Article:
World of dinosaurs that spans China
Updated: 2013-09-21 08:20
By China Daily (China Daily)
Because of its sheer size, China has one of the most widely distributed collections of dinosaur fossils of all countries and these slumbering beasts that ruled the world for 160 million years left many traces in almost every corner of the country.
Yet all of the early studies were done by foreign archaeologists.
The earliest discovery of dinosaur fossils in China was the work of a Russian, Colonel M. M. Manakin, who found several groups of fossils in Jiayin, Heilongjiang province, in 1901. When the fossils were pieced together, they formed a complete skeleton, which, was classified as Mandschurosaurus amurensis.
China's first dinosaur find is now on display at the Central Geological and Prospecting Museum in St. Petersburg, Russia.
But in 1923, Chinese paleontologist Tan Xichou stumbled across some dinosaur fossils in Laiyang, Shandong province. A study of the fossils was done by a Swedish researcher, Carl Wiman, in 1929, and they were classified as Tanius sinensis, in honor of Tan.
Between 1921 and 1930, a US archaeological team visited what is now the Inner Mongolia autonomous region, the Ningxia Hui autonomous region and Gansu province, and came across a variety of dinosaurs, such as the Bactrosaurus, Psittacosaurus and Protoceratops, with excavation work done later by Chinese and Swedish scientists.
The most significant achievement from this period was the discovery of a dinosaur fauna in Lufeng, Yunnan province, which attracted attention worldwide.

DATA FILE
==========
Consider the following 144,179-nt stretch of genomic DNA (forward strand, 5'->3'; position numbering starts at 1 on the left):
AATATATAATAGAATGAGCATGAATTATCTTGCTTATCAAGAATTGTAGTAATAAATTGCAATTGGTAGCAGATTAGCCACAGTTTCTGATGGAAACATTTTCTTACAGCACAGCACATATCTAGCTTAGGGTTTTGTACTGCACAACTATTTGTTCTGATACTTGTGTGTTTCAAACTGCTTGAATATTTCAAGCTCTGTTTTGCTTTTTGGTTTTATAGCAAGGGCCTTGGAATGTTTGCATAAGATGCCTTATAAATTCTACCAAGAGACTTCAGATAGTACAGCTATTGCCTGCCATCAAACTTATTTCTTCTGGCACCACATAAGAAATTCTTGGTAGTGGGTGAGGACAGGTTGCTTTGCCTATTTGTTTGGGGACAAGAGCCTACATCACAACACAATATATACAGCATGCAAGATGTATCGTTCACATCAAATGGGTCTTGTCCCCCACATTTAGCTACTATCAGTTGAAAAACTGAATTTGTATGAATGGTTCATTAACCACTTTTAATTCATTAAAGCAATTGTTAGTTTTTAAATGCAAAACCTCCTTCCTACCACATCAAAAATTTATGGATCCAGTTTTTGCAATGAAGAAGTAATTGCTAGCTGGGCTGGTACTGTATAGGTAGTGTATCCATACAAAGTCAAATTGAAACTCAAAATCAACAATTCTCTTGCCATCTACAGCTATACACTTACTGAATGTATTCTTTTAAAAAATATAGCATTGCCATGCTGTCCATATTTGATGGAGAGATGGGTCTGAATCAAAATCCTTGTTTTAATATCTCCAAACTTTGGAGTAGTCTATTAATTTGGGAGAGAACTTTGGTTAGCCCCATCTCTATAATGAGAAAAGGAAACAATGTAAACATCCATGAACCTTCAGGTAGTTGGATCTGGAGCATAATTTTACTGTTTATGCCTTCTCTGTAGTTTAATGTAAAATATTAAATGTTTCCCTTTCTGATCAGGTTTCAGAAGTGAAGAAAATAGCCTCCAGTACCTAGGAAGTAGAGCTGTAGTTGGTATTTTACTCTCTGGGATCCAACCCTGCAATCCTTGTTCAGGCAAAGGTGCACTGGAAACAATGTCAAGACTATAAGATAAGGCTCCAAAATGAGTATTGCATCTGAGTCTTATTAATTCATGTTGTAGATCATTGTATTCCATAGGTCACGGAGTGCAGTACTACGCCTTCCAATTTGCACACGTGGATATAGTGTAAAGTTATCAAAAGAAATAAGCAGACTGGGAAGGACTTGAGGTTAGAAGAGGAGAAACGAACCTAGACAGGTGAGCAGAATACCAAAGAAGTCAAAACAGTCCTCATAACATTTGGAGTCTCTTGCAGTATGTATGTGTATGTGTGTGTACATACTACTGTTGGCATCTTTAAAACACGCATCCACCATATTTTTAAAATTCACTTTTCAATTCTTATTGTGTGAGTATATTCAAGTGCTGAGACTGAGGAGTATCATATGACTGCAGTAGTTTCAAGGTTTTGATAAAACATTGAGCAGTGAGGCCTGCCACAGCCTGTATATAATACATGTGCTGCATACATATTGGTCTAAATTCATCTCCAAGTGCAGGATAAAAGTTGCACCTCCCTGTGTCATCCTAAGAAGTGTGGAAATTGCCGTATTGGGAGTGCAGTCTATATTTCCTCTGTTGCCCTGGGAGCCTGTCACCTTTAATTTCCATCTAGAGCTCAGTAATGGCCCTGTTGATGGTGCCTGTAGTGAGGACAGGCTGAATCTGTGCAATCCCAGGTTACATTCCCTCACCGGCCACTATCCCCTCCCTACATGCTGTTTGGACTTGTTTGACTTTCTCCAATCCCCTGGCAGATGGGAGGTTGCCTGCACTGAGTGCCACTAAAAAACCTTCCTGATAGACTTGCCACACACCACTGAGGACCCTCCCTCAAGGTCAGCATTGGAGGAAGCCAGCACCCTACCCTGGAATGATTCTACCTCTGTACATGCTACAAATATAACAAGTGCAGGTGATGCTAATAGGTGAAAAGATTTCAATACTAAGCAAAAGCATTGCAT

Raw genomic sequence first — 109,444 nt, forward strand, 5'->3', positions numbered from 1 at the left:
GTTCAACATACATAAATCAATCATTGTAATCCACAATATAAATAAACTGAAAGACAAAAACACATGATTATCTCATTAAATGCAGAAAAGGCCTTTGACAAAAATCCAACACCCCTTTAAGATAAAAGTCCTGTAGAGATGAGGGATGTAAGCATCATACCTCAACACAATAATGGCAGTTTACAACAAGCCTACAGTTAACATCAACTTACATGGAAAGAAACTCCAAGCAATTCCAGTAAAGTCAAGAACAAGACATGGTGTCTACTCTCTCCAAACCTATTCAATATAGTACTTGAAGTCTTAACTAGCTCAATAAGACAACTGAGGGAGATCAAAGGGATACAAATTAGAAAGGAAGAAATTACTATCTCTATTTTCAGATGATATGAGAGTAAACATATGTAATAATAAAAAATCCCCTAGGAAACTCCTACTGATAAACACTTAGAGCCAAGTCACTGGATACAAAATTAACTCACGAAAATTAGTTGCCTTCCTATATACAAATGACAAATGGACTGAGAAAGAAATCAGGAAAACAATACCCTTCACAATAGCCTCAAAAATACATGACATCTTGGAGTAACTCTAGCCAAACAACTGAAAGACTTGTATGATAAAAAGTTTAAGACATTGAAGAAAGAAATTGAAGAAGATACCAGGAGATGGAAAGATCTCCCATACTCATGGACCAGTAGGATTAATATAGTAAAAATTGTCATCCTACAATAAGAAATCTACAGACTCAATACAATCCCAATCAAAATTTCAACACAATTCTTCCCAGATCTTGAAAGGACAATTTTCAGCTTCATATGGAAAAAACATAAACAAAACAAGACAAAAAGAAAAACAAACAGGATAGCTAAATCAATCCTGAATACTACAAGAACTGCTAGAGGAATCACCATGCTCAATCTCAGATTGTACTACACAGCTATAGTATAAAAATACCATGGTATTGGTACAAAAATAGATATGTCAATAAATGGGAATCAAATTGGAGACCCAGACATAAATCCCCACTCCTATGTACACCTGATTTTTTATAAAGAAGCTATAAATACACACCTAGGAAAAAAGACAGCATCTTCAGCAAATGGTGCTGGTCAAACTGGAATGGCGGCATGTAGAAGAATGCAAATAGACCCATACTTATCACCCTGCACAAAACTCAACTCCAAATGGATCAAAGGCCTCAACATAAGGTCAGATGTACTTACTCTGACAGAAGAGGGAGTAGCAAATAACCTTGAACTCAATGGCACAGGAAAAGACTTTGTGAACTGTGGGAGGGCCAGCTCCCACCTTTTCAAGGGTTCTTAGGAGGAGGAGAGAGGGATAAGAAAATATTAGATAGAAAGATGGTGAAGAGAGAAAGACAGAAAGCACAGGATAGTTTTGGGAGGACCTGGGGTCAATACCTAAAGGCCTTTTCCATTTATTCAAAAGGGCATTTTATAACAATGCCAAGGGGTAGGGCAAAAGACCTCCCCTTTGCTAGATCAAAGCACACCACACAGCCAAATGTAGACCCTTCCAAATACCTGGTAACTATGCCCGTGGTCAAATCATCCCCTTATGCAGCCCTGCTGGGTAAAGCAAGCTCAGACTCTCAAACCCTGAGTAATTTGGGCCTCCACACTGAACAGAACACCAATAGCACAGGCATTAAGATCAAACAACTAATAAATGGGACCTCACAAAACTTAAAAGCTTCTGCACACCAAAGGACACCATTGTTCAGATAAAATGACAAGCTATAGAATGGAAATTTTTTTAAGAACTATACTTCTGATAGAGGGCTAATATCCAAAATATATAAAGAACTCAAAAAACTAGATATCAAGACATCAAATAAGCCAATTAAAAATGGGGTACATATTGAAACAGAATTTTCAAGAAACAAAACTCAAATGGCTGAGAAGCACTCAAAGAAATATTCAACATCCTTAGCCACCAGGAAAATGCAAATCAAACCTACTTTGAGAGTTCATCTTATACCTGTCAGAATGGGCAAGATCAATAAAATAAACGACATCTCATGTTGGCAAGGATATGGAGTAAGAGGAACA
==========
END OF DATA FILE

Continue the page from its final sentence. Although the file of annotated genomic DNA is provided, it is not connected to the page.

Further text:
After the People's Republic of China was founded in 1949, the country began developing a number of professional research institutes, which marked the beginning of a new era of archaeological research.
In 1951, researchers discovered their first complete dinosaur skeleton, Tsintaosaurus spinorhinus Young. Yang Zhongjian, Liu Dongsheng and Wang Cunyi of the Institute of Vertebrate Paleontology and Paleoanthropology continued to dig until 1958, finding quite a few fossils in Laiyang, Shandong province.
From the 1950s to the 1980s, a number of fossils were uncovered in Sichuan province, including Mamenchisaurus hochuanensis, which has a neck that is almost the same length as its body.
There was also a China-Canada Dinosaur Project running from the mid-1980s to 1990, when scientists did extensive research in the Xinjiang Uygur autonomous region and the Inner Mongolia autonomous region. The finds include a dinosaur up to 35 meters long, Mamenchisaurus sinocanadorum, large meat eater the Monolophosaurus, and large quantity of Protoceratops and Ankylosaur fossils.
After that, the scientists' enthusiasm shifted to bird fossils found in Liaoning province, with the most famous, Confuciusornis, Microraptor, Sinosauropteryx and Sinopterus telling a story of how some early animals evolved into birds.
Since 2008, Wang Xiaolin, from the Institute of Vertebrate Paleontology and Paleoanthropology, revisited Laiyang and continued the work to unearth more about dinosaurs from the Late Cretaceous period. So far, more than 200 dinosaur bones and some tortoise fossils have been found in the same geological stratum, with the tantalizing suggestion that these long-living animals could have a much longer history than was previously thought.
Source: Institute of Vertebrate Paleontology and Paleoanthropology